This blog first appeared on April 26, 2019
Like! Share! Subscribe! Follow! We hear this all day every day while we consume social media. These are the measurements used for our life in the 21st Century. We are living in the age where we let our social media profiles define who we are, who we decide we can be, and how we feel about ourselves. We may have fallen trap to this ‘filter’ generation and found ourselves continuously comparing our lives to the curated ones online. Constantly asking ‘am I doing something wrong?’, ‘am I good enough?’ or ‘am I beautiful enough?’ are the results of this comparison.
Social media has also recently become a space where people try to seek information on certain controversial topics, be it the pandemic, vaccinations, or body autonomy. This has caused social media to become a space where one is constantly comparing themselves, getting into a negative mindset, or seeking validation from followers who may not know them in real life. Online the more followers and likes you have, equal the more beautiful, exciting, or intellectual a person is. This is far from the truth.
Unrealistic beauty standards have always existed in the media, misinformation as well, and now, with the prevalence of social media, it has entered our lives in a way that many of us cannot deny. With that being said, here are some positive ways to navigate social media so you stay whole.
You are more than your online profile: Most people online don’t even look like their online persona; many are fulfilling the unrealistic and sometimes unattainable standards that exist currently. This is why Photoshop and photo editing software apps are very popular, allowing the poster to manipulate their body in any way they wish to fit this standard. Many only ever post that one selfie that came out just right—after taking 500 pictures overall— and is manipulated by numerous filters. Kylie Jenner herself has admitted to this, even as she has been viewed as an effortless beauty by many. You do not need to compete with that because being you is not a competition. On the topic of manipulation, someone’s online persona is oftentimes very opposite to their true selves; so, unless you know someone’s true self take their online image with a grain of salt and don’t judge yourself, or your life against theirs. There is no need to change who you are to get more likes; true engagement occurs when you show the real you. You are more than your online profile and your beauty stands out because it is unique.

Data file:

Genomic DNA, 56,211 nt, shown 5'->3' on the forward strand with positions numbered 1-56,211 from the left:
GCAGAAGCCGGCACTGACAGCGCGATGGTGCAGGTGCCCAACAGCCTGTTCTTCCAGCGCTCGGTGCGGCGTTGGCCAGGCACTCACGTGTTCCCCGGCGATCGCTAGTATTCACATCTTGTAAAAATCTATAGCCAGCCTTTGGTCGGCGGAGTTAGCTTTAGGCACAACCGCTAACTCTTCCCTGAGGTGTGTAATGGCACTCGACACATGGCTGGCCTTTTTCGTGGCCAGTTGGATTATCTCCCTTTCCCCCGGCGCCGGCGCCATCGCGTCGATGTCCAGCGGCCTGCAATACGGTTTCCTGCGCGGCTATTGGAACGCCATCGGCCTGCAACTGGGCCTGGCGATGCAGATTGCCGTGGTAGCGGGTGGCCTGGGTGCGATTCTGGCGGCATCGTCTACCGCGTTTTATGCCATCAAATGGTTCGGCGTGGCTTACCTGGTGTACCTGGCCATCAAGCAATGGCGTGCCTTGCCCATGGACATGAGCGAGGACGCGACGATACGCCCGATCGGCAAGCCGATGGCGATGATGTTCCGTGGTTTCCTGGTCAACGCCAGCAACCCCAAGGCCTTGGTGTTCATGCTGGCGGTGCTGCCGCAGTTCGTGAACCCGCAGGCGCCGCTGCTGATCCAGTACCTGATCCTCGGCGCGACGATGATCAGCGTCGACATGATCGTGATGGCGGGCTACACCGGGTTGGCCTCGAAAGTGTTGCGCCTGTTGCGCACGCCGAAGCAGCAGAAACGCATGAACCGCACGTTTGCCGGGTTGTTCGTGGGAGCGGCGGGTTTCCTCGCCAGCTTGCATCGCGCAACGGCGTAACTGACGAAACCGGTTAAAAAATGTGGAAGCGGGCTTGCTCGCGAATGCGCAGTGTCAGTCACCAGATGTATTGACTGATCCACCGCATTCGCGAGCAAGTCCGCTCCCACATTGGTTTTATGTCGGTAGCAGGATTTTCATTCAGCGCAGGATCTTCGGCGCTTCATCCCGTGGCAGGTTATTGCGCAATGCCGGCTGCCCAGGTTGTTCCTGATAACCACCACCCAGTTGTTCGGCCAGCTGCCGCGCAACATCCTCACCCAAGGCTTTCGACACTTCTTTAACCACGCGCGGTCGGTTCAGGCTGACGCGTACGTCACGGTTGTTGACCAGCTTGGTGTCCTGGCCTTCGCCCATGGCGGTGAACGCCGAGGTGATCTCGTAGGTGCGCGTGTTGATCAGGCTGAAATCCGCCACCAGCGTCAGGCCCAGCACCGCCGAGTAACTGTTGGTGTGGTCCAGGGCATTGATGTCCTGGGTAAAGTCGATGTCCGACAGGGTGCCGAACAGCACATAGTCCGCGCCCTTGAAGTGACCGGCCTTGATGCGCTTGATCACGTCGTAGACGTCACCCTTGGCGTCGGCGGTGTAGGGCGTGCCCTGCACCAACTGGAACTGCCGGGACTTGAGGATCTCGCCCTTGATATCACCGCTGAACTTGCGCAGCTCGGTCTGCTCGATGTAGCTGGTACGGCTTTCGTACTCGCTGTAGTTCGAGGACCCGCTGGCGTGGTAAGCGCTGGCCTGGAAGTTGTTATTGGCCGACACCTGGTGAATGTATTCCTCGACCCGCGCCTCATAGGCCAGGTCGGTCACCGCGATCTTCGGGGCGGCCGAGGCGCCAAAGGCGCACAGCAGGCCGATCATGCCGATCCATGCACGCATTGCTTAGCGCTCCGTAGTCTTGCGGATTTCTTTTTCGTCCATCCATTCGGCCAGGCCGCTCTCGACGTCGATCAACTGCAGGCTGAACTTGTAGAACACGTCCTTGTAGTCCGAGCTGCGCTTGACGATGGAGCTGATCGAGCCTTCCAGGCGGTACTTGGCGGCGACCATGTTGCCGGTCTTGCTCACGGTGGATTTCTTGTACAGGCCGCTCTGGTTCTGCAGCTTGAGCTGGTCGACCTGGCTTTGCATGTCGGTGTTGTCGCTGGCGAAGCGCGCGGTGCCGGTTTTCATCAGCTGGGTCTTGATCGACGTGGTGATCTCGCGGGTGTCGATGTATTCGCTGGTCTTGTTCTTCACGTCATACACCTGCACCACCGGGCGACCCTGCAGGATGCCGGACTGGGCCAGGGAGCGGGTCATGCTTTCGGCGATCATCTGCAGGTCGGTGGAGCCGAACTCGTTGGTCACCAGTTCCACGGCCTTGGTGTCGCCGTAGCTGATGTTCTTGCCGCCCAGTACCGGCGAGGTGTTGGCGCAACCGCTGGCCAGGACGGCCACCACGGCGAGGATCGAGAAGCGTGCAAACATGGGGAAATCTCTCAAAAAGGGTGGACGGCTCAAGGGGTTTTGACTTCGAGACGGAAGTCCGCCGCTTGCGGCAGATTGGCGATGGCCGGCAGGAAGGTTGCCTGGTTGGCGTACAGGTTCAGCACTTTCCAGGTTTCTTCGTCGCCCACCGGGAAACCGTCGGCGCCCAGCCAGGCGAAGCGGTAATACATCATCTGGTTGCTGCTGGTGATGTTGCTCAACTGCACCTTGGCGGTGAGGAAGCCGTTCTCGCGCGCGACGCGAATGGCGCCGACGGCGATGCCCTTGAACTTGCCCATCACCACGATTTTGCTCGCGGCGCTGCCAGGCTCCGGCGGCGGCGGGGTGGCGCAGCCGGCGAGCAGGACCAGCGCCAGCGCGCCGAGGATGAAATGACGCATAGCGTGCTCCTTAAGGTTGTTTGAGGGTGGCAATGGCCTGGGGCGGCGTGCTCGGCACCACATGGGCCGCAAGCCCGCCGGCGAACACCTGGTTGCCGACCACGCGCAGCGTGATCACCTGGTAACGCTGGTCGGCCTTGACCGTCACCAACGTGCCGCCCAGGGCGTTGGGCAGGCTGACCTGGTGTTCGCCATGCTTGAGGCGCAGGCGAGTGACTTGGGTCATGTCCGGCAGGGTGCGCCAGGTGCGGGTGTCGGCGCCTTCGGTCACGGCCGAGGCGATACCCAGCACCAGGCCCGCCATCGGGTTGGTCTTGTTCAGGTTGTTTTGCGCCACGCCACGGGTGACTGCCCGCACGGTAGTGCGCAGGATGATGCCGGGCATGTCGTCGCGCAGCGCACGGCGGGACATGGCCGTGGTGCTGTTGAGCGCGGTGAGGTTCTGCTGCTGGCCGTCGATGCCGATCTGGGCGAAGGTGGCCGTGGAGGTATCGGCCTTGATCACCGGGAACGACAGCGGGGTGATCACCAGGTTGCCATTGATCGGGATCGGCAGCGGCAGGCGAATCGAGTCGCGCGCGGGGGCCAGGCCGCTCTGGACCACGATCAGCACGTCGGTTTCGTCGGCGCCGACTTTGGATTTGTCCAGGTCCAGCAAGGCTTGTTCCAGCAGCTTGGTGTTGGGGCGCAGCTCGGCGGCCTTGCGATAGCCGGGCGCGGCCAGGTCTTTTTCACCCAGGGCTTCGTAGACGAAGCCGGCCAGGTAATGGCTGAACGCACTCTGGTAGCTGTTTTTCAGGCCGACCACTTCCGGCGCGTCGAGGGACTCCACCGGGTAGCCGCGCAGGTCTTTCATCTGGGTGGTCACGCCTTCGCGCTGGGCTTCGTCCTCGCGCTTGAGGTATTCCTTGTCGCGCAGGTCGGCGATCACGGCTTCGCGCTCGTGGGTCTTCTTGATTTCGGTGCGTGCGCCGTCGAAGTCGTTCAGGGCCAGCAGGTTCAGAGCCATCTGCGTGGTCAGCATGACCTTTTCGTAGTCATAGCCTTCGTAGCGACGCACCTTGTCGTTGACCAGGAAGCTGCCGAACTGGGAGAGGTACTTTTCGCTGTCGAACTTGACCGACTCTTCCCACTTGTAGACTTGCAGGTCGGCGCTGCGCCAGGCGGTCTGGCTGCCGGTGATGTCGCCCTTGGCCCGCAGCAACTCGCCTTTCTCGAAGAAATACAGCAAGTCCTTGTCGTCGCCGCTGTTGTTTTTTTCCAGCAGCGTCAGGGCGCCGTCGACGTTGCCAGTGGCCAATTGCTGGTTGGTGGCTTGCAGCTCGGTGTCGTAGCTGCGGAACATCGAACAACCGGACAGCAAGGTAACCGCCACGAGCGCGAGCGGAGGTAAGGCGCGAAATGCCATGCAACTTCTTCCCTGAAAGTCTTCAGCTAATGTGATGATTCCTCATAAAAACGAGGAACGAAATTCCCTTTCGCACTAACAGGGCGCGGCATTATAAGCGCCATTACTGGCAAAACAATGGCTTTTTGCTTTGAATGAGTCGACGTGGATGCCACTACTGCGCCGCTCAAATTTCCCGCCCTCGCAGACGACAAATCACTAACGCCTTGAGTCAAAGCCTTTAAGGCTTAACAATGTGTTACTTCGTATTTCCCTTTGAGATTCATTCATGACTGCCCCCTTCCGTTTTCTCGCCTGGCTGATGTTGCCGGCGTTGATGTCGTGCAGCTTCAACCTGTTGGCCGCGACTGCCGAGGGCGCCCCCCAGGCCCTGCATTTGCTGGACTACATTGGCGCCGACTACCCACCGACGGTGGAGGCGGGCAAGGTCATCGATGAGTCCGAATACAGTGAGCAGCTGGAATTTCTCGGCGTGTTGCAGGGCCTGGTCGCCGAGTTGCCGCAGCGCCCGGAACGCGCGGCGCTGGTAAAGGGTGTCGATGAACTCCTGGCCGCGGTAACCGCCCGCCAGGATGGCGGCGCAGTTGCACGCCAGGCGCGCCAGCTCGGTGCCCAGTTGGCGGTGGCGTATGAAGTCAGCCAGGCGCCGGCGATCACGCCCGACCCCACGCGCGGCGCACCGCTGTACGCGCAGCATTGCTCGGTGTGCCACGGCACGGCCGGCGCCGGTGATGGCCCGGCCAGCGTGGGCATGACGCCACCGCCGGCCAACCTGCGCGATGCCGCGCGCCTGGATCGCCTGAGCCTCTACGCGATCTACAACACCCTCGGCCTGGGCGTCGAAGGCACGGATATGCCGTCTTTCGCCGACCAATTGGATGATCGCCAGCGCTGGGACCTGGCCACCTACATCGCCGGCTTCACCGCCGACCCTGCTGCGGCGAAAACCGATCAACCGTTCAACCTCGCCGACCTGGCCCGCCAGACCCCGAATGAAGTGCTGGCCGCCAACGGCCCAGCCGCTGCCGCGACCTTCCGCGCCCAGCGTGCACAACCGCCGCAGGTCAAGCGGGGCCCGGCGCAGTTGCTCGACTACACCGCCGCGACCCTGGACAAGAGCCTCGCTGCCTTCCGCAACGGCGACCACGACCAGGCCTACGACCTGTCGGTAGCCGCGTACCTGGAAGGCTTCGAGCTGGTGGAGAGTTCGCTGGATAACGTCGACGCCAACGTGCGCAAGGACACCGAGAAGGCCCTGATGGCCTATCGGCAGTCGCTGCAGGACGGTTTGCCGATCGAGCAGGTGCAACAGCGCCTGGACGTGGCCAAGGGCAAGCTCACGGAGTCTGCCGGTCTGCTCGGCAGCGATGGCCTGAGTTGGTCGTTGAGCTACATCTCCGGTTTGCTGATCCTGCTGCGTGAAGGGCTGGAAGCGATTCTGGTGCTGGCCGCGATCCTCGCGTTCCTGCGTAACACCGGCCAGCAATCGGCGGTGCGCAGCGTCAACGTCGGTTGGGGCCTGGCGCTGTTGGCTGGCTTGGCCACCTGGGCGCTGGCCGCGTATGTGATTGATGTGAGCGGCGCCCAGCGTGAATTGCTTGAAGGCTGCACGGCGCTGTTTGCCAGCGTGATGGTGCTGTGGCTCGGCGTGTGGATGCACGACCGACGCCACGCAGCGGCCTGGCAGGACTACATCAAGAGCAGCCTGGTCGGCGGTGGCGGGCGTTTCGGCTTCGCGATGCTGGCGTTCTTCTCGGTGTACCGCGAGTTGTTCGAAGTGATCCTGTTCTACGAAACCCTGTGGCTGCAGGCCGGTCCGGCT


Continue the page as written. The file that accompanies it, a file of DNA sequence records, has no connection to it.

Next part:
Likes do not define you, You are enough: Your face, body, skin, and hair are unique to you and as cliché, as it may sound, you need to love the skin that you are in because it is the only one you get. Why spend your life bemoaning how you don’t like one aspect of your physique when you can spend the time finding all the things that make you beautiful? Show this off, find the love from within, without looking for external validation which often comes at a negative cost to mental health.
Live your life offline: Why let current online trends dictate whether you can wear those skinny jeans this season, or what activity is recognized as self-care? If those jeans make you feel beautiful; wear them, honey! If your idea of self-care is re-watching your favourite movie, then do it! Do what makes you happy and makes you feel the most you! Ditch the ridiculous expectations and live your life offline.
So next time you start comparing yourself and your life to an online persona, make a conscious effort to value yourself; value the very part of you that you are comparing. Make a conscious effort to love yourself, and if all else fails remove yourself from the platform that gives you great anxiety. Beauty is only skin deep, and it cannot be defined.